Managing Dry and Wet Grain

Safe grain storage is highly dependent on grain moisture and temperature, and the combination of these would determine the safe storage period and/or the spoilage risk. Dry and cool grain can be safely stored for a longer duration (6-12 months), however, it is often difficult to achieve these goals due to several factors such as wet crop, delayed harvest, insufficient aeration and drying systems, and poor management strategies. Different management approaches for winter holding will be required based on the grain moisture.

 

Managing Dry Grain

Corn uniformly dried to nearly 15% (soybean 13%) moisture content (wet basis) is relatively easier to store safely. Cool the grain as soon as possible after the drying target is achieved. Grain should be uniformly cooled to 35-400F as soon as possible. Do not freeze the grain as it may result in significant condensation in the following spring/summer when ambient temperatures start warming up. Moisture accumulation inside the stored grain due to condensation may lead to mold growth, hotspot development, and significant spoilage. Without the temperature/moisture cables such hotspots would go unnoticed, which would further magnify any losses. Airflow rate is a key factor in the uniform and rapid cooling of grain. The bin should have at least 0.10 cfm/bu airflow rate uniformly delivered through the grain bulk. It is important to note that this airflow rate is only for the cooling of already dried grain. The drying of grain airflow rate requirement is at least 10 times higher than required for aeration.

With automated fan control, cooling in step cycles is not required and the fan will run automatically when ambient air with cooling potential is available. Automated ‘aeration’ fan control, such as in IntegrisPro, also ensures that grain is not being over-dried during the cooling process, thus minimizing shrink loss. Automated fan control eliminates the guesswork and confusion in operating the aeration fan, and is more efficient with reducing energy consumption and minimizing shrink loss.

It is important to ensure that uniform cooling is achieved throughout the grain bulk. Fines and broken present in the core block/reduce airflow rate resulting in non-uniform cooling and establishment of temperature gradients. These temperature gradients cause moisture migration and may result in condensation with a potential risk of mold growth and hotspot development.

 

Managing Wet Grain

If the drying cannot be finished prior to winter, undried wet corn of 16-20% moisture content can be held by aerating/cooling the grain to nearly 350F. Freezing of the wet grain is not recommended as it creates condensation problem in the following spring. It is important to note that safe storage time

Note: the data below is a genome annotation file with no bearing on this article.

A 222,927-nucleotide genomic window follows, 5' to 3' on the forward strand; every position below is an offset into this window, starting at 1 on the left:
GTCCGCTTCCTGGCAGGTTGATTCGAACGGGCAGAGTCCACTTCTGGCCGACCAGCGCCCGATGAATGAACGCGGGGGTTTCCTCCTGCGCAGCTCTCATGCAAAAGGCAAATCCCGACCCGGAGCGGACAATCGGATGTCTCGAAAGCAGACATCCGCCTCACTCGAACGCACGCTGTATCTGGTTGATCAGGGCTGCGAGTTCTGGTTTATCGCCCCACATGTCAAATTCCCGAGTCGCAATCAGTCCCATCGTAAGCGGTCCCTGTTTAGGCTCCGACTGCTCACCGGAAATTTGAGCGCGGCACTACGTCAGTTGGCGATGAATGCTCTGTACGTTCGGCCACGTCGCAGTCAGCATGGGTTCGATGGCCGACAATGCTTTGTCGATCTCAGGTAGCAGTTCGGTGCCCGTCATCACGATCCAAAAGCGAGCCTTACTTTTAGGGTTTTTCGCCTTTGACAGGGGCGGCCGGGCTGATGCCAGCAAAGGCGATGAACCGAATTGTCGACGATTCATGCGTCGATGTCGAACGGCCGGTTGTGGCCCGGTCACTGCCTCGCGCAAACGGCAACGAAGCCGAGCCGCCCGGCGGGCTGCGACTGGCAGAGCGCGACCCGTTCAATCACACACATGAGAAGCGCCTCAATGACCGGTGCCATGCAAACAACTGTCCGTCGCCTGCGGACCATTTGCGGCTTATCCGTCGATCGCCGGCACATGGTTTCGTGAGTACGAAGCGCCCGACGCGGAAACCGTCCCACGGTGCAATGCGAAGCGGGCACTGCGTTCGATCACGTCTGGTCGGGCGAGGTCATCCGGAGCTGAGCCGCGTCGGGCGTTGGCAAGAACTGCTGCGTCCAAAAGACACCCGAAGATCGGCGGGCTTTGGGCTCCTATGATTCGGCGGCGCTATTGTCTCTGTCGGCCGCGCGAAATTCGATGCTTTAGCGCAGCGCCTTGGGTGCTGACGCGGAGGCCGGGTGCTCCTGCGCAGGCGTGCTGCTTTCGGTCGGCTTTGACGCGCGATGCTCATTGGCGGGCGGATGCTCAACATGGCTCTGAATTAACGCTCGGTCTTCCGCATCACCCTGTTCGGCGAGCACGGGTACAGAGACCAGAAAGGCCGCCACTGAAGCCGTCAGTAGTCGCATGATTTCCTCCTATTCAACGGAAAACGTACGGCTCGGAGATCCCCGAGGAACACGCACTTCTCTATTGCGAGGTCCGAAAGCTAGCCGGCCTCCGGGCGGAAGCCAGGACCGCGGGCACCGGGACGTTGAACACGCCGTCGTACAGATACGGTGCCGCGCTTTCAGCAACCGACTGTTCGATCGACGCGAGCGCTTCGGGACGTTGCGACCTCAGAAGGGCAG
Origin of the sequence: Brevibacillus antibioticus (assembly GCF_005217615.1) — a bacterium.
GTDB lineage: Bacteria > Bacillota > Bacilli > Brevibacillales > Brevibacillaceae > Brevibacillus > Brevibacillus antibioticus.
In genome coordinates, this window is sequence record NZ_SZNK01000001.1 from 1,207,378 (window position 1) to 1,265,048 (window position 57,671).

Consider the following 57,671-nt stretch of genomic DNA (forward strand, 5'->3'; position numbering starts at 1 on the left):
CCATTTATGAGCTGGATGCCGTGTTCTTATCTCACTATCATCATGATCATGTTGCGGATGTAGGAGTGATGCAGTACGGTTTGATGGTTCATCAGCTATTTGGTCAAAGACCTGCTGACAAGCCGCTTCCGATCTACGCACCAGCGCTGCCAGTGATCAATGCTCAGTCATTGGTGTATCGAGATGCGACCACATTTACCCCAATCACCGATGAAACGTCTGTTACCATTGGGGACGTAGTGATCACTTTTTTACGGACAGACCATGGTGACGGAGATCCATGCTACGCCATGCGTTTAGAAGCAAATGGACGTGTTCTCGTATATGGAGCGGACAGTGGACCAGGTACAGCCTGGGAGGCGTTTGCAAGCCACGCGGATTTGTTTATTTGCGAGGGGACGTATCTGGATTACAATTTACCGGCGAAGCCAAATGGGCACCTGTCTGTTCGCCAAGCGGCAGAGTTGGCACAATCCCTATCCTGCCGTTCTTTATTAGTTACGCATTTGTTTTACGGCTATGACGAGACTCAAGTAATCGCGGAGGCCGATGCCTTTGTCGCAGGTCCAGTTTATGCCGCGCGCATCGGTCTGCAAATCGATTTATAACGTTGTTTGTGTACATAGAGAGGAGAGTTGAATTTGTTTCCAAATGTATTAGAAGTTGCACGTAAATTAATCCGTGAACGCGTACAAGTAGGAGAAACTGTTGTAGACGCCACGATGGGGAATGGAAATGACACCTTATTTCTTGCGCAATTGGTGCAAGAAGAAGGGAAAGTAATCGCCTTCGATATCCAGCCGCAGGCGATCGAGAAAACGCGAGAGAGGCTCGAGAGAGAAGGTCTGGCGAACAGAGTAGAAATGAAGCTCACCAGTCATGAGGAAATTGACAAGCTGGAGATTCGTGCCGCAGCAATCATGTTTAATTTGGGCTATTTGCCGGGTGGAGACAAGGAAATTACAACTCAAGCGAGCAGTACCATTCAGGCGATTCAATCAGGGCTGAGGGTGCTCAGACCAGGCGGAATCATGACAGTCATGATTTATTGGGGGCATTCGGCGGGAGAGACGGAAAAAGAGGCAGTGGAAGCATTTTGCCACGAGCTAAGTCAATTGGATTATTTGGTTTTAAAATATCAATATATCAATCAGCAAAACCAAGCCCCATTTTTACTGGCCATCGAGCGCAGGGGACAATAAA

is cumulative to the storage conditions (temperature and moisture) since the harvest should be considered in estimating the safe storage period. Corn with 20% moisture content (wet basis) has a safe storage period of nearly 28 days at 600F, 50 days at 500F, 88 days at 400F, and 115 days at 350F storage temperature. High moisture grain is always at the risk of spoilage due to mold growth with the potential for mycotoxin development.

Grain drying should be started in spring as soon as ambient temperatures warm up to 400F below which natural air-drying is ineffective. Low temperature supplemental heat could be added to accelerate the drying process. Given the limited safe storage life of wet grain, drying in spring should be finished as quickly as possible. For successful and fast drying, airflow rate is the key factor. Bins should have at least 1.0-1.5 cfm/bu to dry the grain to target moisture quickly. Delaying the drying until summer months would heat the grain again and grain would spoil rather quickly. If the in-bin drying system cannot deliver the sufficient airflow rate then high temperature drying should be considered as an alternative for quick drying.

 

Monitor the Grain

Grain stored in your bins should be monitored regularly. Even grain dried to safe storage moisture levels and cooled may start spoiling. Grain respiration generates heat and moisture, and varying weather patterns may cause condensation near the sidewalls and in the headspace of the bin, resulting in mold growth and hotspot development. Track the grain moisture and temperature using your moisture and temperature cables. An increase in grain moisture and temperature is a strong indicator of mold/insect growth. Pay attention to rate of change (ROC) and temperature rise alarms generated and sent by IntgrisPro management system. An increase of about 50F/week in temperature (without aeration) indicates that spoilage has started. Take immediate and appropriate action to cool the grain to avoid any further spoilage and prevent the spreading of hotspot to a larger grain mass. If the hotspot cannot be controlled by aeration, try to unload the effect portion of grain from the bin.

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